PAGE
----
The analysis, published in PLOS Computational Biology, showed that in a classroom with 25 students, anywhere from 0 to 20 students might be infected after exposure based on the small adjustments to transmission rates for infected individuals or environments.
The researchers also tested the effectiveness of 2 different transmission control strategies. The first strategy involved students, teachers, or staff members being told to stay home, being tested using a PCR test, and using control measures in the classroom if symptoms are shown. The second strategy involved the use of rapid tests on a regular basis regardless of whether symptoms are present. When an individual tests positive, there is an intervention to prevent further transmission, according to the study.
The team found that in settings with high transmission rates, the interventions used in the first control strategy in which preventive actions took effect after a positive test result were slower at preventing large outbreaks. Conversely, using rapid tests for screening the whole population and catching infections before symptoms developed led to preventing large outbreaks.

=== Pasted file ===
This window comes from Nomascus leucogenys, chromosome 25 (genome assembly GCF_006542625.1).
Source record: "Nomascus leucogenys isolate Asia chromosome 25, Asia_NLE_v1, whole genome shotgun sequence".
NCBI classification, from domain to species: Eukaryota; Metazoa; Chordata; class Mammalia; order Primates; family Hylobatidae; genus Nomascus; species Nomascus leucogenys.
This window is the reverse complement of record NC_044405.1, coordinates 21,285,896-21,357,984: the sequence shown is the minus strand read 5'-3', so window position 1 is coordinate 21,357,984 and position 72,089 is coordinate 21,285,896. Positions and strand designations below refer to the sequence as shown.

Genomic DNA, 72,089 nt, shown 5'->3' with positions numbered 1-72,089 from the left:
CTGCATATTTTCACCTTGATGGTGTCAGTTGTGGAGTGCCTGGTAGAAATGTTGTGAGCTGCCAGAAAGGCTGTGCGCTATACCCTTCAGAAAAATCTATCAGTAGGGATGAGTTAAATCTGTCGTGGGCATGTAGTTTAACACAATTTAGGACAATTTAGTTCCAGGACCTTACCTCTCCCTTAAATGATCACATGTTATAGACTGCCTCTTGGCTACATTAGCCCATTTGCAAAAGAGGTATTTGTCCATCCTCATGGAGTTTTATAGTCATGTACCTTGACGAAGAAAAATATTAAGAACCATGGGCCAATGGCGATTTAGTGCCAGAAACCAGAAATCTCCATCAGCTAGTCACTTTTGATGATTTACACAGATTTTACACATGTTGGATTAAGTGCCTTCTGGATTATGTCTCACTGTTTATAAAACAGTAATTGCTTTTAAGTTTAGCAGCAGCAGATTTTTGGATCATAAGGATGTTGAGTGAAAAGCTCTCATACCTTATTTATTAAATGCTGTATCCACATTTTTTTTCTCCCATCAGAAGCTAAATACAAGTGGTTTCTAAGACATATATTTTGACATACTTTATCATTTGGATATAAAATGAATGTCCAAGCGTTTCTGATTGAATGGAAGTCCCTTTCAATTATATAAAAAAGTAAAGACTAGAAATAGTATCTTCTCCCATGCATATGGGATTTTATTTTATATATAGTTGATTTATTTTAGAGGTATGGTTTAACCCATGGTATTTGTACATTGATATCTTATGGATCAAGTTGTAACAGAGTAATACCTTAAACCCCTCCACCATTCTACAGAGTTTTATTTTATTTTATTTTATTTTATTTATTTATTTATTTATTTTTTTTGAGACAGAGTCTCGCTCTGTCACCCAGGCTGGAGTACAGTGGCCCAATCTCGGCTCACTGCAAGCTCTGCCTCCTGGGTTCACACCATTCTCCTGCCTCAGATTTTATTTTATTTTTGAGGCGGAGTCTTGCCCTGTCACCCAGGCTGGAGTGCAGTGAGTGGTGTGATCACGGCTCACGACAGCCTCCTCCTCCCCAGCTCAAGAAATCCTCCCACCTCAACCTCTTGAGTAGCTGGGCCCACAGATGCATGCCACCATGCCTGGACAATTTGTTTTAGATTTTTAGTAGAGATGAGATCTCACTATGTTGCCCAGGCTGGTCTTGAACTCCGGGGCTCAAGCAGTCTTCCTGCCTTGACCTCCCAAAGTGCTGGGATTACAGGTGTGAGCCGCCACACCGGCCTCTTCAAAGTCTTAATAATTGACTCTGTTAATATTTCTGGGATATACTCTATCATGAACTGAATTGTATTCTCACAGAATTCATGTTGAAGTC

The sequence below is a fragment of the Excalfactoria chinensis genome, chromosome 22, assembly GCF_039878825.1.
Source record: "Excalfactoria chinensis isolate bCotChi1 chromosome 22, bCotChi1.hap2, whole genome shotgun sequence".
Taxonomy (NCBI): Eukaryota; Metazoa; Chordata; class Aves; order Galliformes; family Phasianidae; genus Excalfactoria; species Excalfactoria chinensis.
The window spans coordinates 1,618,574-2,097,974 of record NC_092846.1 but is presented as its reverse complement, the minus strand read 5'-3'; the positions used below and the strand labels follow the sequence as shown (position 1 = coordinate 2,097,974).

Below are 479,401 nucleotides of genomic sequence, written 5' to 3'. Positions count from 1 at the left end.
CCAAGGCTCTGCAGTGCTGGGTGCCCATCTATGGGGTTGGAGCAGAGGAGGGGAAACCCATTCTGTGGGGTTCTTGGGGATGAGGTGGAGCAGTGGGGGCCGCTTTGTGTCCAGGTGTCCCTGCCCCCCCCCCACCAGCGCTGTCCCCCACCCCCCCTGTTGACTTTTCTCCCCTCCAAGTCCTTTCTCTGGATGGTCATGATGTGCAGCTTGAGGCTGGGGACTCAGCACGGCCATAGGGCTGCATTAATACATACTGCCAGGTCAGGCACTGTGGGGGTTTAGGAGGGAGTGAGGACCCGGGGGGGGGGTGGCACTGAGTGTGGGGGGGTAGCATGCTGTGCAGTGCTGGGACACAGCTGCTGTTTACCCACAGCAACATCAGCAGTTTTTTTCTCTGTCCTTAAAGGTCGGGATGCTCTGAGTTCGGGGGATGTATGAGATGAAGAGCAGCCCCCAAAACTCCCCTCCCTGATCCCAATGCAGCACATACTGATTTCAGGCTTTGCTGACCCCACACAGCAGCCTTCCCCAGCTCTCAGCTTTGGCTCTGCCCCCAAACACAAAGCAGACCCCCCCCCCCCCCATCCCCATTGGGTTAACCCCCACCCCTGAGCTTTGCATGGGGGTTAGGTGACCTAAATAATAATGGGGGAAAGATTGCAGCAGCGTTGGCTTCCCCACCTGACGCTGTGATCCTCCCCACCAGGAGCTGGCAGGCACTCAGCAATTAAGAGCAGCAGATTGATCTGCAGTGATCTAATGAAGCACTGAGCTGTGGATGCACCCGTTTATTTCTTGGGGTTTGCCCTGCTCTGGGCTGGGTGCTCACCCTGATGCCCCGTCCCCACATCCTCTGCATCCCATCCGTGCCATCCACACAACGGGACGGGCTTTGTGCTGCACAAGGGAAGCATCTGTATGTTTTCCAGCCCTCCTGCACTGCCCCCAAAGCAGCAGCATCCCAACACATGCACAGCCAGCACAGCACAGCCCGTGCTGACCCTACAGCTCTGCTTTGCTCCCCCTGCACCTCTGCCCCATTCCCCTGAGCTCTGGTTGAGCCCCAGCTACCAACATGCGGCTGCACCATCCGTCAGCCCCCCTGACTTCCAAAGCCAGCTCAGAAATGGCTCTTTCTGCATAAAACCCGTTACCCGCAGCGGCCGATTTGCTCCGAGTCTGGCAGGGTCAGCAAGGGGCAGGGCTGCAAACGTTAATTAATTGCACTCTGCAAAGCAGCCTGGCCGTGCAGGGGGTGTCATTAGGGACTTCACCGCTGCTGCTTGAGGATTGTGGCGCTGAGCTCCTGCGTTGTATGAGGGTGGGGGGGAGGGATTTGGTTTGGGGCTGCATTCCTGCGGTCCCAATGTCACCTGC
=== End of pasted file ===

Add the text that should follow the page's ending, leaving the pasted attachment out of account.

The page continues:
“We found that interventions that only took effect after someone developed symptoms and tested positive were too slow to prevent large clusters; only regular monitoring of asymptomatic individuals could prevent the worst outcomes,” Colijn said in the press release.
Fellow professor Paul Tupper noted that he hopes to use these data on transmission and cluster sizes in schools to estimate key unknowns about COVID-19 in schools, such as the rate of transmission and how much it varies from classroom to classroom.
“We could then see how transmission depends on preventative measures that are put in place, such as mask use, improved ventilation and hand washing,” Tupper said in the press release. “This would inform which interventions, after a case is detected, would be the most effective.”
Tupper additionally noted that their previous work on this subject supports the effectiveness of regular rapid testing in protecting residents of long-term care homes.
“Our results were based on simulations of a classroom, but the same considerations apply to other settings such as workplaces, or communal living settings such as long-term care homes,” Tupper said in the press release.
Regular rapid testing detects COVID-19 soon enough to stop transmission in schools. EurekAlert! July 8, 2021. Accessed July 9, 2021. https://www.eurekalert.org/pub_releases/2021-07/sfu-rrt070821.php